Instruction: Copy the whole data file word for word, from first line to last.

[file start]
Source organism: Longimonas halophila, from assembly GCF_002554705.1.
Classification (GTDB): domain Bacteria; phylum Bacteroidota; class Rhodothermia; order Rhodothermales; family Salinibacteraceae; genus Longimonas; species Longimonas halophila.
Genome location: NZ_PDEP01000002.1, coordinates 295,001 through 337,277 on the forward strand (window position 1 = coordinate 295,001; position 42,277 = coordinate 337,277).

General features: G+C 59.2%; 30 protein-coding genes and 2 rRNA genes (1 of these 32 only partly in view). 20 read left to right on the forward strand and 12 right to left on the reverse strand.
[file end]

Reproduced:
Source organism: Longimonas halophila, from assembly GCF_002554705.1.
Classification (GTDB): domain Bacteria; phylum Bacteroidota; class Rhodothermia; order Rhodothermales; family Salinibacteraceae; genus Longimonas; species Longimonas halophila.
Genome location: NZ_PDEP01000002.1, coordinates 295,001 through 337,277 on the forward strand (window position 1 = coordinate 295,001; position 42,277 = coordinate 337,277).

General features: G+C 59.2%; 30 protein-coding genes and 2 rRNA genes (1 of these 32 only partly in view). 20 read left to right on the forward strand and 12 right to left on the reverse strand.